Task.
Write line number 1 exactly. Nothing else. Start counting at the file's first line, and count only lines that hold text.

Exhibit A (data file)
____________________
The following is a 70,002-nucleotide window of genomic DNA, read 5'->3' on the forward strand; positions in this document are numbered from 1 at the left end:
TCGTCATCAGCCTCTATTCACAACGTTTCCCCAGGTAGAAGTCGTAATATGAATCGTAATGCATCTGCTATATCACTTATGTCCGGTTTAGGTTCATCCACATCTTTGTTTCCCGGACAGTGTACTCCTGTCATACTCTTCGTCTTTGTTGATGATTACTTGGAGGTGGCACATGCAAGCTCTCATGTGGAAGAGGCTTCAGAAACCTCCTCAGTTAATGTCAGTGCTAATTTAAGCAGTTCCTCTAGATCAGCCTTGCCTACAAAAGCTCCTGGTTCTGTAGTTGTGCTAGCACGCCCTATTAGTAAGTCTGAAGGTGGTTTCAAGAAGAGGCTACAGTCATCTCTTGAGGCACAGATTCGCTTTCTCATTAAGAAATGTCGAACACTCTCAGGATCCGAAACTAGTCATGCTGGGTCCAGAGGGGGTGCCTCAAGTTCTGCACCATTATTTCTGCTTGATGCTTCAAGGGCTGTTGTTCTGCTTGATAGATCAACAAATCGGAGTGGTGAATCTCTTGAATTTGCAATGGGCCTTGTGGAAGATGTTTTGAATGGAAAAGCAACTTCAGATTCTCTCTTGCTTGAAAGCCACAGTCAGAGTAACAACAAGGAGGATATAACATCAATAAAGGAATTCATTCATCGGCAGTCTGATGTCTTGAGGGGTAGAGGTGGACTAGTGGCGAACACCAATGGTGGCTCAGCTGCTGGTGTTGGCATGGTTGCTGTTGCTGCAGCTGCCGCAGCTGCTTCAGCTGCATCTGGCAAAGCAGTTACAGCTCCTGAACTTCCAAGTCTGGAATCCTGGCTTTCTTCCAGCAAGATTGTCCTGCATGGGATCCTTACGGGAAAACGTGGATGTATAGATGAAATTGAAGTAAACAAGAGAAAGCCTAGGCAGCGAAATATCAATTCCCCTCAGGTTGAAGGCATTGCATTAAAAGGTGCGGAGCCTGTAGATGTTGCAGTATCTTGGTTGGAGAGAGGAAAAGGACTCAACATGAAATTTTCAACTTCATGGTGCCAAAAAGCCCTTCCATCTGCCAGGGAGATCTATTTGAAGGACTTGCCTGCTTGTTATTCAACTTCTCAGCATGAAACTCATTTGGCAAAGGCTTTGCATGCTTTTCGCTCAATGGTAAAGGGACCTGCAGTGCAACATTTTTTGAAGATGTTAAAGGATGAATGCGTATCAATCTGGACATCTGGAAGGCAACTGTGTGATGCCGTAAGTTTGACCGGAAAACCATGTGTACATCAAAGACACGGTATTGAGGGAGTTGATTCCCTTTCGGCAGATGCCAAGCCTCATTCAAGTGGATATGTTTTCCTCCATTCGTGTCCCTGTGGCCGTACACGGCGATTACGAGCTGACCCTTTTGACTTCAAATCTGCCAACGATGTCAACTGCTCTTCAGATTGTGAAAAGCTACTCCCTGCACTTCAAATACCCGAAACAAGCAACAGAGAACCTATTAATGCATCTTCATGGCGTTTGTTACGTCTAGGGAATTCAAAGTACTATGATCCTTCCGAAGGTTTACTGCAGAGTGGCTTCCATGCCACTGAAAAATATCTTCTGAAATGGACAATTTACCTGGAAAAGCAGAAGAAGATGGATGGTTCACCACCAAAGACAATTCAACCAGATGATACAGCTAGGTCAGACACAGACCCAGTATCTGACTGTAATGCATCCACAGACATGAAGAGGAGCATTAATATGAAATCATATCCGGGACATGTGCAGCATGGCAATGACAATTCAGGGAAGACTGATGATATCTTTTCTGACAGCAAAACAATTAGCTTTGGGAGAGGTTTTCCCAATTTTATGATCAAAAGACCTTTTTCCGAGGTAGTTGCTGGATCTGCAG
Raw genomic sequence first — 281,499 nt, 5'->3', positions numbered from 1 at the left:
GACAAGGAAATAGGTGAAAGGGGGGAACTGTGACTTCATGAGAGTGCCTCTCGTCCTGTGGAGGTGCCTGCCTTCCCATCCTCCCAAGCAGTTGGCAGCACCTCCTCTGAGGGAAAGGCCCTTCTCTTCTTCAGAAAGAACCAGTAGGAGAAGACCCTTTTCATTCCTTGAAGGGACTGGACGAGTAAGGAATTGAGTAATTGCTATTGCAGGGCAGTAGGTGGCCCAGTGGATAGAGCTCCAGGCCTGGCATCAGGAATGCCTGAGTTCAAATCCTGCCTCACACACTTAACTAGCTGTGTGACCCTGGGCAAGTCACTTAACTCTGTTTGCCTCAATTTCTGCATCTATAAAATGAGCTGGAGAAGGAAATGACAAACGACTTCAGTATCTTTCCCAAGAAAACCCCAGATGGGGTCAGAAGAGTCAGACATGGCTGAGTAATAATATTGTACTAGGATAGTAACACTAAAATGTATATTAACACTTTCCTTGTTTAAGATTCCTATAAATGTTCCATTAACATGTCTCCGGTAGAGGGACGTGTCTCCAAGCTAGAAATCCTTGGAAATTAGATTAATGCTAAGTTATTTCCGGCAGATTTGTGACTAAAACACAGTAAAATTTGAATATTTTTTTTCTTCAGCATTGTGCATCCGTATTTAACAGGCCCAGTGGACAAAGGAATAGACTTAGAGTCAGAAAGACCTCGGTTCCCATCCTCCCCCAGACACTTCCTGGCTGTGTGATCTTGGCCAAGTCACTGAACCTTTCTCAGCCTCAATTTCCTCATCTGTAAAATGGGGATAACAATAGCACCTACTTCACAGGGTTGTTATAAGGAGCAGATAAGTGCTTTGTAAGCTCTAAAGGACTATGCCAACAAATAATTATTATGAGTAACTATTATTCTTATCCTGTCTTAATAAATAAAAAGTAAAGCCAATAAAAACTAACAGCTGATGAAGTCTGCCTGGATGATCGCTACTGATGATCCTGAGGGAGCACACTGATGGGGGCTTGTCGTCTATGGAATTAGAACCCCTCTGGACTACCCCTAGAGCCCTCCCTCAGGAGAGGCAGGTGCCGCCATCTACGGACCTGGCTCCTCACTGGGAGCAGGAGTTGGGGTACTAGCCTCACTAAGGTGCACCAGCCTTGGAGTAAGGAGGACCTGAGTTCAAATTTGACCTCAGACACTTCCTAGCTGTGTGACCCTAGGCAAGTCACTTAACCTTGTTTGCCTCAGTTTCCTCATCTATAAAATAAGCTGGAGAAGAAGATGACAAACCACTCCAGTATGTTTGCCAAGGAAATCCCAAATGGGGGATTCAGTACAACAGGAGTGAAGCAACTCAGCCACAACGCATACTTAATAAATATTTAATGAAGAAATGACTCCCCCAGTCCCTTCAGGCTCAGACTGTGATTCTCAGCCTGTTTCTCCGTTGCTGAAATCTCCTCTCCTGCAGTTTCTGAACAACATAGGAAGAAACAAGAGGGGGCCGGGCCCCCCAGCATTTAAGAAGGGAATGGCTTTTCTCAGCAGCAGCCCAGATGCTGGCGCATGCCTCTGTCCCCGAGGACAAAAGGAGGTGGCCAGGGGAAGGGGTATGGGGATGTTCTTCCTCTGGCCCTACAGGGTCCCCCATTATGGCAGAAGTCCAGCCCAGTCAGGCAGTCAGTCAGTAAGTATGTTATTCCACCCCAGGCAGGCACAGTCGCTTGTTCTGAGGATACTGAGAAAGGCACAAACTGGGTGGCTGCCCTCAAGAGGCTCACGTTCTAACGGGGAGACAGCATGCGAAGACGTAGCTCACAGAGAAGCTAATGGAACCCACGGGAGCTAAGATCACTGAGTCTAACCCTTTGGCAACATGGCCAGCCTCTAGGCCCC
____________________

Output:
The following is a 70,002-nucleotide window of genomic DNA, read 5'->3' on the forward strand; positions in this document are numbered from 1 at the left end: